Something I love to do whenever I'm travelling is put on my walking shoes and give them a workout. Just head on out the front door of the hotel and wander. I can spend hours just bimbling around discovering the back streets and alleys of wherever I'm visiting.
I usually rip out a city map from my guidebook, fold it up and put it in my pocket. Rather than follow it slavishly though I just use it to glance at every so often to make sure I'm not getting totally lost.
On these little wanderings there really is no destination, just the enjoyment of the journey. And the journey is made all the more enjoyable when you're not carrying every single piece of photographic equipment you own.
If I was doing that I would be so bogged down I'd never make it more than 50 metres down the street! This photo was taken on the back streets of Kathmandu. There was a big festival going on and there were garlands of bright yellow flowers for sale everywhere. I had my usual walk around 28-70mm zoom on and I framed the bright yellow against the drab colours of the wall and muddy streets. Then I just waited for someone to walk into the frame and snapped a quick shot. I used a slower shutter speed to put a bit of blur and motion into the man.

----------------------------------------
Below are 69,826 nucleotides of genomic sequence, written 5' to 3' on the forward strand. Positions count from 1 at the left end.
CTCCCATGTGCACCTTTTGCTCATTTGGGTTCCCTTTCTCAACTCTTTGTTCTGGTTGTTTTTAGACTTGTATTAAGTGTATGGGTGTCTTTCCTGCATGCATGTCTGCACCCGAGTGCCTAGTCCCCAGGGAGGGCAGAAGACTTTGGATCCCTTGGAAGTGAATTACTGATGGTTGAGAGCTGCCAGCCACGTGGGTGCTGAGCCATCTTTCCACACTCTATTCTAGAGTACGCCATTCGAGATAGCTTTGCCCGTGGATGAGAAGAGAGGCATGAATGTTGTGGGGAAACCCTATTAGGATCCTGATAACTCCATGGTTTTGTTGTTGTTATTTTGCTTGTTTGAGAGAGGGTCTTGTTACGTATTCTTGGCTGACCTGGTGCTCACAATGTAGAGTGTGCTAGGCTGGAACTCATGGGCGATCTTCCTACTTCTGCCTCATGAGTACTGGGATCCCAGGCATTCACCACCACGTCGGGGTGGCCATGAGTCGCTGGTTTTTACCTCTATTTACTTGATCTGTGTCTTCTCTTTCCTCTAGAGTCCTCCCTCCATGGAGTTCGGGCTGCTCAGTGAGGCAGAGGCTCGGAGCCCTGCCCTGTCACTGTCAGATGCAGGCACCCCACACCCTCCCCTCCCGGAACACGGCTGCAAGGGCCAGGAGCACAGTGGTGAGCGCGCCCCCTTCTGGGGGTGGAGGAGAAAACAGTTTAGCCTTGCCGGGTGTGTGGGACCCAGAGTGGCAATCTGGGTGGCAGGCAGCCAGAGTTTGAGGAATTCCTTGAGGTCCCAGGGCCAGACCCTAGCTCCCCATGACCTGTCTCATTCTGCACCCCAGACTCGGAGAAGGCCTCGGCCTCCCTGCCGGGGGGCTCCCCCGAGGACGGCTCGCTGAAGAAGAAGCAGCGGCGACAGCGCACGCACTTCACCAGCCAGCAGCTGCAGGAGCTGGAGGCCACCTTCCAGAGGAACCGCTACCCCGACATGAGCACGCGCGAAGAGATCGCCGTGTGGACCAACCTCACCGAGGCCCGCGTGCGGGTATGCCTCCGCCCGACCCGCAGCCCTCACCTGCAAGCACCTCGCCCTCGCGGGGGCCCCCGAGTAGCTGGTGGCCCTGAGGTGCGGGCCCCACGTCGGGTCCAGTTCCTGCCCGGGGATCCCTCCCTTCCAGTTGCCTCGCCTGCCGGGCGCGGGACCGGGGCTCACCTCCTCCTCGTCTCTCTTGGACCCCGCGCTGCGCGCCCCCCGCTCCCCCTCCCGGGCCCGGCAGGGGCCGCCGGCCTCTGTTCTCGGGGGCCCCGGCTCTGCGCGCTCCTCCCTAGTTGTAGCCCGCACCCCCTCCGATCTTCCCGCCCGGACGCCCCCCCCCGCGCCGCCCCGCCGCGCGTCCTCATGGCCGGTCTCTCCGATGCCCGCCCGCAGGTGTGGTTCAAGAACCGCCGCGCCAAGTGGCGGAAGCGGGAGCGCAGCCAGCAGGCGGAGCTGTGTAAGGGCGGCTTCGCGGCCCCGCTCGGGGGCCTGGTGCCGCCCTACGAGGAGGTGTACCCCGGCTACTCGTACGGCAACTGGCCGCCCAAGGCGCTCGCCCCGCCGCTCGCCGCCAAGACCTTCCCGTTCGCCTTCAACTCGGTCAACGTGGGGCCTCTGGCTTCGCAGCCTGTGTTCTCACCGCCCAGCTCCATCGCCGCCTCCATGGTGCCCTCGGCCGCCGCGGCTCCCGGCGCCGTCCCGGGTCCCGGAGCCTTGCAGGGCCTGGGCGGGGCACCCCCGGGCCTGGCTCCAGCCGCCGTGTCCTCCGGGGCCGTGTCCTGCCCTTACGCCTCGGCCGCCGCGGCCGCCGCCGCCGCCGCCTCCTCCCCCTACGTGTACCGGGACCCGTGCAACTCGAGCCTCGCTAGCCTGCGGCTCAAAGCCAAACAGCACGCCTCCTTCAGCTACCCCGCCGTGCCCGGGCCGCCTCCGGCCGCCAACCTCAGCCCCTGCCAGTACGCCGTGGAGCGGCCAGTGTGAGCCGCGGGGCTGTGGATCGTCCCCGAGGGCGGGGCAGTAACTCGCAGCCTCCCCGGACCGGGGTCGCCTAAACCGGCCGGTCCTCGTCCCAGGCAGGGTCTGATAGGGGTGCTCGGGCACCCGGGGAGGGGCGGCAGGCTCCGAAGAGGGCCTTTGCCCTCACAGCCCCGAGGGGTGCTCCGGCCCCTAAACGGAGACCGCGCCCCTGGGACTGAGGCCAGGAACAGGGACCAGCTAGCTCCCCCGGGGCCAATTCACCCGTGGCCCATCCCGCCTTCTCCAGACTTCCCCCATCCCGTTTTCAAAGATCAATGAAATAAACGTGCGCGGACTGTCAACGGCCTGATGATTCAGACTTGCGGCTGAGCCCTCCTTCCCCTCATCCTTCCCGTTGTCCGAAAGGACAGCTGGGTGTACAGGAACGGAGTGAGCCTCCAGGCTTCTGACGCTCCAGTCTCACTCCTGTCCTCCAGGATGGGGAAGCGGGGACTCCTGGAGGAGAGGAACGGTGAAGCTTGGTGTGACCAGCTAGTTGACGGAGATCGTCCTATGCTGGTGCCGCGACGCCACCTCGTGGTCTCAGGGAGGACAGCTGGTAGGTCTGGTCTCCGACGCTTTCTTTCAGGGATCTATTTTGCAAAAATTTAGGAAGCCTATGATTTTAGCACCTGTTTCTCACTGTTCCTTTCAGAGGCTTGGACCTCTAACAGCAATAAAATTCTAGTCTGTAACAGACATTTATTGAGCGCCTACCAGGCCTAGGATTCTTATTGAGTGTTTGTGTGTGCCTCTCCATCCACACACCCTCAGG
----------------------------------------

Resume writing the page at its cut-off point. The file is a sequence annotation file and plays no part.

When I'm street walking I don't carry my cameras in my usual backpack. Just as my wife likes to collect handbags I like a different camera bag for every occasion! When I'm on one of my wanders I like to limit myself to one camera and two or three zoom lenses. I usually take an extreme wide-angle (10-22mm), a 28-70mm standard zoom and sometimes I take my 70-200mm zoom. I carry these in a small bumbag. I used to use one called the Lowepro Photorunner which was really brilliant. Then when my gear got a bit big for that my wife bought me a Lowepro Orion for Christmas one year.
So I carry the minimal amount of gear, plus sometimes a flash in an external pocket and just wander. This is an exercise you can do in your own home town as well and I like to do that regularly. Just park the car somewhere in town and start walking. Try and see it as a tourist would and photograph little details. It gets you into the habit of looking for photos, trains your eye when you carry a minimum of gear and just helps you to see things better.